The report adds the following to the analysis of the timing of suspensions, permanent exclusions and serious violent offences (at least I think it is talking only about violent offences, but I cannot be sure):

Although the above analysis demonstrates that most suspensions and permanent exclusions occur before the first offence, offending tends to peak at around 15 to 16 years old. At this age, most of the school time available for being suspended or permanently excluded is indeed in the past – this therefore calls the strength of association into some question.

This is an interesting point for those who claim that “exclusions” are the main driver of violent youth crime. Both “exclusions” and violent crimes have a peak age. If the former cause the latter that can only be explained by a time lag between the “exclusion(s)” and the offending, but the data we’ve just looked at doesn’t seem to show this. Violent offences sometimes happen long after the “exclusions”, sometimes shortly after, and sometimes before. It really is unclear how any causal relationship between suspensions and violent offending, or permanent exclusions and violent offending, is meant to work.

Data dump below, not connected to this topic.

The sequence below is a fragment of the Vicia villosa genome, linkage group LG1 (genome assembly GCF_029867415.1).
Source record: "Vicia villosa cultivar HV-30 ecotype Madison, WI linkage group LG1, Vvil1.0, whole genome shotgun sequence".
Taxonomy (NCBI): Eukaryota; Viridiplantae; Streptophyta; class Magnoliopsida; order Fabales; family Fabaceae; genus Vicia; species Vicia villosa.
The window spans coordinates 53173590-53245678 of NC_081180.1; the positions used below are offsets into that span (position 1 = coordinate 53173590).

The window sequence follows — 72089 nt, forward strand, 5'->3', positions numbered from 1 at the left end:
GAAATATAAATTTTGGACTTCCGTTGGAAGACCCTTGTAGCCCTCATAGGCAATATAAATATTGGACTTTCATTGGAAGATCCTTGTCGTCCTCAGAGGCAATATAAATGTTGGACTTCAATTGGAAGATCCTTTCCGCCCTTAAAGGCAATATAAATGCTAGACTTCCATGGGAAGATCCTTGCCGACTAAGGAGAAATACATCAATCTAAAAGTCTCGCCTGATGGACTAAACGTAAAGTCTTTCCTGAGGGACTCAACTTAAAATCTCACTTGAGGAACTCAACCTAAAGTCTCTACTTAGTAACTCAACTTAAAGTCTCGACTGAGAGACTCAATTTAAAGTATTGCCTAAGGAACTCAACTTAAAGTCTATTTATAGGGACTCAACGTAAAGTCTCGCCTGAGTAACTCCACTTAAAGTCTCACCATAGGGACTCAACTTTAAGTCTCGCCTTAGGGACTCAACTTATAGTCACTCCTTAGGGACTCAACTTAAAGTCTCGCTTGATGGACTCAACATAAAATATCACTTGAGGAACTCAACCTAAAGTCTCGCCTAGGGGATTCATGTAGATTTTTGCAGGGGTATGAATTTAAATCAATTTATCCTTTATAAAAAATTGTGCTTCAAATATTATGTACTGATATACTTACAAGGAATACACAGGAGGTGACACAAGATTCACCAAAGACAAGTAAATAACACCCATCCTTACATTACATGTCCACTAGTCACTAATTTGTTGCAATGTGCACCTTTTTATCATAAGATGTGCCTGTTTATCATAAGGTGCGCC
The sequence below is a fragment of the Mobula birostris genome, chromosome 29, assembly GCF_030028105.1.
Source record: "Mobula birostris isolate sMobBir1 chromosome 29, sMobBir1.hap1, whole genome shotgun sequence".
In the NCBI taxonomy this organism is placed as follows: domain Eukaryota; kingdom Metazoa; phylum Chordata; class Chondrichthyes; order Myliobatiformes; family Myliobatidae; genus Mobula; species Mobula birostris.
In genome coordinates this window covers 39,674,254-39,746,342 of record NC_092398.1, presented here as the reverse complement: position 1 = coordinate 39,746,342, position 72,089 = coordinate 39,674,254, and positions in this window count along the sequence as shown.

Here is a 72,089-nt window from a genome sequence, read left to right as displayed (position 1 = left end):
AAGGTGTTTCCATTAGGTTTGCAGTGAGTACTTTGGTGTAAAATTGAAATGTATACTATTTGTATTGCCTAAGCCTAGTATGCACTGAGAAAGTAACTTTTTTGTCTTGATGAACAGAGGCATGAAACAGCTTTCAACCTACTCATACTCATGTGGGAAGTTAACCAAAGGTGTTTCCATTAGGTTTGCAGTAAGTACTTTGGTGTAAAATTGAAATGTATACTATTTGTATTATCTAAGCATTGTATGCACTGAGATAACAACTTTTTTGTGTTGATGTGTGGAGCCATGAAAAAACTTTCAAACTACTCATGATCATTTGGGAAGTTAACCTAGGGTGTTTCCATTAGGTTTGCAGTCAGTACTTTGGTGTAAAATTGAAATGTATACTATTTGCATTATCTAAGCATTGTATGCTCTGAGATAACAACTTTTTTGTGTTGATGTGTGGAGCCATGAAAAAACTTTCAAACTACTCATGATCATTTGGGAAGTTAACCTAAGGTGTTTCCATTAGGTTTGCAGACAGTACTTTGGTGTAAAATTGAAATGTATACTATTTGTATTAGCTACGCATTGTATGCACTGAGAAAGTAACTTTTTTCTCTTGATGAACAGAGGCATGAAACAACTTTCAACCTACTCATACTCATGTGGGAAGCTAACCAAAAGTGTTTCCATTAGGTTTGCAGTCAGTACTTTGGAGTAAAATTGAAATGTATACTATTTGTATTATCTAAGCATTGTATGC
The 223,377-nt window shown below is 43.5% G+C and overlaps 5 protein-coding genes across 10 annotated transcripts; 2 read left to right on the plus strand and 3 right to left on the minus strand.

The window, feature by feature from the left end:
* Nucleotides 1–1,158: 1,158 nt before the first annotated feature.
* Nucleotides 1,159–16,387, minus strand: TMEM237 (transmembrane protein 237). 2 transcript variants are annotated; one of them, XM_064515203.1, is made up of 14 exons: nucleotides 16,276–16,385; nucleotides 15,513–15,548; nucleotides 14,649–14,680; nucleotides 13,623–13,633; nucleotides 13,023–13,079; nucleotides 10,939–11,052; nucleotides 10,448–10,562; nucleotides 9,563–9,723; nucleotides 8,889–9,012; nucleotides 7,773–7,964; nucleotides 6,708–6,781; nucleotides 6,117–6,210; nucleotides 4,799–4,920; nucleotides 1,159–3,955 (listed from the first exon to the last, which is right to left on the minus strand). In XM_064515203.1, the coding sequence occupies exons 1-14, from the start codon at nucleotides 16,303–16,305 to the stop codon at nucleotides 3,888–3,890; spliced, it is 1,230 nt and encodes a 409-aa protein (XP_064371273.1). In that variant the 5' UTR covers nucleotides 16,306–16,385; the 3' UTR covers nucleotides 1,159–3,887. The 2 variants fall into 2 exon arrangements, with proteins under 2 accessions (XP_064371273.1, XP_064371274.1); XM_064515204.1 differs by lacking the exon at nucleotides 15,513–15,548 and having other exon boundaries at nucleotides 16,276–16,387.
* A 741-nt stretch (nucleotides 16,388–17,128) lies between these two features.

I very much doubt the anti-exclusion lobby will change their rhetoric, but this report really does seem to undermine some of the most common claims about the effects of suspensions and permanent exclusions. We’d be able to say this with more certainty if those who make claims about “exclusions” causing crimes made their claims more clearly; specified when they were referring to suspensions and when they were referring to permanent exclusions, and identified the mechanism by which suspensions and/or permanent exclusions are meant to lead to offending. It is time for those who claim schools are to blame for crime to put up or shut up.